At March 16, 2005 at 2:08:00 PM EST, Blogger A Simple Jew said...

"C" and Psycho Toddler:

Interesting points. Thanks for your thoughts on this.

 
At March 16, 2005 at 2:30:00 PM EST, Anonymous Anonymous said...

I agree with psychotoddler, one must keep it simple!

 
At March 16, 2005 at 2:33:00 PM EST, Blogger A Simple Jew said...

I am not going to argue ;)

 
At April 18, 2006 at 10:59:00 PM EDT, Anonymous Mark said...

We live in this country which affords so many people the opportunity for material advantage and prosperity. Yet it ignores, and likely disallows, the deeper spiritual reality of who we really are. The force and power of materialism is indeed strong and hypnotic; it is difficult not to be at least affected by its influence, if not totally distracted, overcome, and lost in it all. One result is that we have an overwhelming problem of addiction in the United States, and this addiction is not limited to substances, such as alcohol and other drugs. But also includes addiction to consumption of all sorts: purchasing things, gambling, internet use, relationships, sex, work, even religion - and that is just to name a few. We have to stuff ourselves with something, anything, so as to fill the void within, which living in such a materialistic society encourages us all to become at least a little bit (if not a lot) addicted to something. For people are seen and reduced to be consumers. I have heard people refer to this tendency in Western society as bestial. I say to them: "Please do not insult the animals. Animals do not behave like this. Only people do. And humankind is given a free will with which to choose how to live. Besides which, it was human beings who implemented their intelligence to devise and implement a society and way of life which, despite its material advantage, reduces us to commodities, consumers, and statistics." It is only through the several enduring religions and spiritual traditions of the world, of which Judaism is one amongst them, that we can have our salvation, enlightenment, and redemption from such an empty, albeit "comfortable", existence. Yet such outward comforts can scarcely assuage the inner suffering and turmoil for even a instant. A cooperative alliance amongst these religious and spiritual traditions will be the best assurance for the survival of the human and other species as well as the planet itself, to insure that our greed and selfishness do not consume, devour, and incinerate the entire planet.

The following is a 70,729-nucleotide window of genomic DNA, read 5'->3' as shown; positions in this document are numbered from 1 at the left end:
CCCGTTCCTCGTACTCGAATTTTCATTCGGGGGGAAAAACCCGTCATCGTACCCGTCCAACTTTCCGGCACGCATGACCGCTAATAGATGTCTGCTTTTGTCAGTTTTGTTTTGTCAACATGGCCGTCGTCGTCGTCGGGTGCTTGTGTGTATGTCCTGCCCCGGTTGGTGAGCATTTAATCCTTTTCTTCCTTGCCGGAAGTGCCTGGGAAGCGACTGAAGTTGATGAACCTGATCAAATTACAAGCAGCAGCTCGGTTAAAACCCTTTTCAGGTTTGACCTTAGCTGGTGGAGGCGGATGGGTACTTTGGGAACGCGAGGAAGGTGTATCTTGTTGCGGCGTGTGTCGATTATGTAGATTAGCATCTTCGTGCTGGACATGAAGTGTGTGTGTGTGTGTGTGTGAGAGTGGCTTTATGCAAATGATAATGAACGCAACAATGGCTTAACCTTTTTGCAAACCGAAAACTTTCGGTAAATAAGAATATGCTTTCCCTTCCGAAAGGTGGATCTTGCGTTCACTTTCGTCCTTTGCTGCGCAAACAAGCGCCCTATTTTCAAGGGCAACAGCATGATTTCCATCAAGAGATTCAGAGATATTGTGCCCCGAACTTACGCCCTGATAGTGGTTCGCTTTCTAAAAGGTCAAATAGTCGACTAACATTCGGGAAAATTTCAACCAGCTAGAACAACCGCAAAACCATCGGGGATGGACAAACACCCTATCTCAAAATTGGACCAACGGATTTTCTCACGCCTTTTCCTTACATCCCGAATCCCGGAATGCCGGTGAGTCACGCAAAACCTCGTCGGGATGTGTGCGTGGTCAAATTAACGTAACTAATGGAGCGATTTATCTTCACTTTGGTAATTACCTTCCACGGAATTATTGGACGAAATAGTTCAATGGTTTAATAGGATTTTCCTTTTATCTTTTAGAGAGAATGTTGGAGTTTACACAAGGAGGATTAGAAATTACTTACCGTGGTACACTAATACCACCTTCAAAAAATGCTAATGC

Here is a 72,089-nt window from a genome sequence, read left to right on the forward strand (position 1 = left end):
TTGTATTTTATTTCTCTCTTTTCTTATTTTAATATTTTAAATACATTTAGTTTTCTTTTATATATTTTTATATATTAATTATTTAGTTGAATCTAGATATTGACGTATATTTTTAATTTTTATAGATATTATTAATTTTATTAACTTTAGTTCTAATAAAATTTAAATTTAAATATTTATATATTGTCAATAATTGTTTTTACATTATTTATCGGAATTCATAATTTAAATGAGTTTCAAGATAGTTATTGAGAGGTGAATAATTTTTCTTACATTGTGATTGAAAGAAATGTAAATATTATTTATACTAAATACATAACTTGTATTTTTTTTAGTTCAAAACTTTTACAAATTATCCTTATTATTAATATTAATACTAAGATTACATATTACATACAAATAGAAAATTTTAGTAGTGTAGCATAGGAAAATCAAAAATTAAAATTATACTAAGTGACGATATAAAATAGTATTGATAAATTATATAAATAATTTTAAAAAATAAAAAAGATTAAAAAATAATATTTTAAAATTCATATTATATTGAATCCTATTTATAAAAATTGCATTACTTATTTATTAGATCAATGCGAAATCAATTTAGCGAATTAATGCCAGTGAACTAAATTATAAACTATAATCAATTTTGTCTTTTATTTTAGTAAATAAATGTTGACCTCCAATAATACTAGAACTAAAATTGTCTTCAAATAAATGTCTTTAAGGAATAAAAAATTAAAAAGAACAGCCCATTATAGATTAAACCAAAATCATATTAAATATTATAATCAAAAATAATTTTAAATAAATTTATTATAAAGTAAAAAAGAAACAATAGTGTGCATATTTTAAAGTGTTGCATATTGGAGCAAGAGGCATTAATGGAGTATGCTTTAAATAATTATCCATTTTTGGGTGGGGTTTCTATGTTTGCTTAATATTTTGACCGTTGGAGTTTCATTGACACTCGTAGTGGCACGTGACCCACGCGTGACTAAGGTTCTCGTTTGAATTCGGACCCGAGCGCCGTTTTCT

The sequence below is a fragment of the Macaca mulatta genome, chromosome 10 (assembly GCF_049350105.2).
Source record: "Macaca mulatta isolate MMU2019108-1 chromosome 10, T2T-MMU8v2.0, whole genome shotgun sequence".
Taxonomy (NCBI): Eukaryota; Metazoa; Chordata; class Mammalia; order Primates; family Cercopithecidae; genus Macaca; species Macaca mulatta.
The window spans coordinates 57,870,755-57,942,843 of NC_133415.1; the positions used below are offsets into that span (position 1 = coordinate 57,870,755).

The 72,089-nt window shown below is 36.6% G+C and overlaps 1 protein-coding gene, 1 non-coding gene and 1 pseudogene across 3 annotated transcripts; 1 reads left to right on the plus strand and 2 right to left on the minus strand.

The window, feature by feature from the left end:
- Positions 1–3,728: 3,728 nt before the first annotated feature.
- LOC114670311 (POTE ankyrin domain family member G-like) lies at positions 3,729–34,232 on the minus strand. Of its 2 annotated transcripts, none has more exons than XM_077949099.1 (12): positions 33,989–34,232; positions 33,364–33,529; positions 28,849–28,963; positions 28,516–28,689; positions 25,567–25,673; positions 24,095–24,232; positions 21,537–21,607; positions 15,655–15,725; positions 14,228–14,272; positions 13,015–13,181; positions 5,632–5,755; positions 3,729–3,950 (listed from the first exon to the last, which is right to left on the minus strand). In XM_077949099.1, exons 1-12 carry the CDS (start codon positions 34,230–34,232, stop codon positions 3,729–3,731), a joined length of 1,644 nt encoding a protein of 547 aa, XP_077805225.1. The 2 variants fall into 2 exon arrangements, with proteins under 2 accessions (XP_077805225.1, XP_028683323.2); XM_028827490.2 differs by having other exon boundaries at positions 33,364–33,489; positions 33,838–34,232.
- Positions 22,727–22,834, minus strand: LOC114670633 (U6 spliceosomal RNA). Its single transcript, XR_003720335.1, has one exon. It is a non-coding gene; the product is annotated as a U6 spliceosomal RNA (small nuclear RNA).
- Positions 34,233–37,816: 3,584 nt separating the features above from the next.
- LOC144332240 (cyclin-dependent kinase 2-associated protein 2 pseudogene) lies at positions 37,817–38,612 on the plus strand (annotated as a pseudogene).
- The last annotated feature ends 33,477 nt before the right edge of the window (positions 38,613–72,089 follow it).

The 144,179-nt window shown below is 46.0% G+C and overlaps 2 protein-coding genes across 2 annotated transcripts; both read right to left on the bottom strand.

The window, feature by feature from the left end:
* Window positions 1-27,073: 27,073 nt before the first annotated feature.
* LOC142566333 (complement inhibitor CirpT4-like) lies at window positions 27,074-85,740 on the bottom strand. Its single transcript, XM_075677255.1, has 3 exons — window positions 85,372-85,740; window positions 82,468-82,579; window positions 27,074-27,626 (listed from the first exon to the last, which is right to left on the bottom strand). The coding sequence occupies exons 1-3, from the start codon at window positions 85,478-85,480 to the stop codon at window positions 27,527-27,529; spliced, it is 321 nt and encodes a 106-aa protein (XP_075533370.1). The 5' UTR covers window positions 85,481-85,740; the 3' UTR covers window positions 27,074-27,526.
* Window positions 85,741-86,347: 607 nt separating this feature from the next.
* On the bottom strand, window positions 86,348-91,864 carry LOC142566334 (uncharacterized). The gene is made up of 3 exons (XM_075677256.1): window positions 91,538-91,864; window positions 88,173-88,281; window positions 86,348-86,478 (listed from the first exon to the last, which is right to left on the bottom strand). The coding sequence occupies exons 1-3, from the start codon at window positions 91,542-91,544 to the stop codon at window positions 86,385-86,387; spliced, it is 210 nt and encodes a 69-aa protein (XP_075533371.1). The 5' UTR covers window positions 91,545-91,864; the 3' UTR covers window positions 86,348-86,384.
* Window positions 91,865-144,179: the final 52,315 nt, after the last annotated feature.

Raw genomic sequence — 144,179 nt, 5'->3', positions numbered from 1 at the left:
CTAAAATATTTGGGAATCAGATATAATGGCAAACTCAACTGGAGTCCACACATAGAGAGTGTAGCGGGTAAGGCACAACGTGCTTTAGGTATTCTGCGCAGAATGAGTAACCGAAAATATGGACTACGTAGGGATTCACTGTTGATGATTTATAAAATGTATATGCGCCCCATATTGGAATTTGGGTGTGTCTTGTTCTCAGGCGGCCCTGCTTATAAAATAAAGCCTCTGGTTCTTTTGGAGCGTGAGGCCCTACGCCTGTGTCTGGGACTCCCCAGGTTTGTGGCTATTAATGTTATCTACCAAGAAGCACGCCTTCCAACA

In specific reference to substance abuse, I have heard a number of other Jews observe that Jews in general are in denial concerning substance abuse (alcoholism and other drug addiction) as being much of a problem amongst Jewish people; they tell me that there are plenty of us who suffer from these sicknesses, some who are in 12-Step and other Recovery programs, others who are not.
It would seem to me that Chassidic Jews would be less threatened by these aspects and tendencies of American society, including addiction to substances. Yet neither are they immune nor do not live in a vacuum.

 
At April 21, 2006 at 6:57:00 AM EDT, Blogger A Simple Jew said...

Mark: Thank you for sharing your thoughts.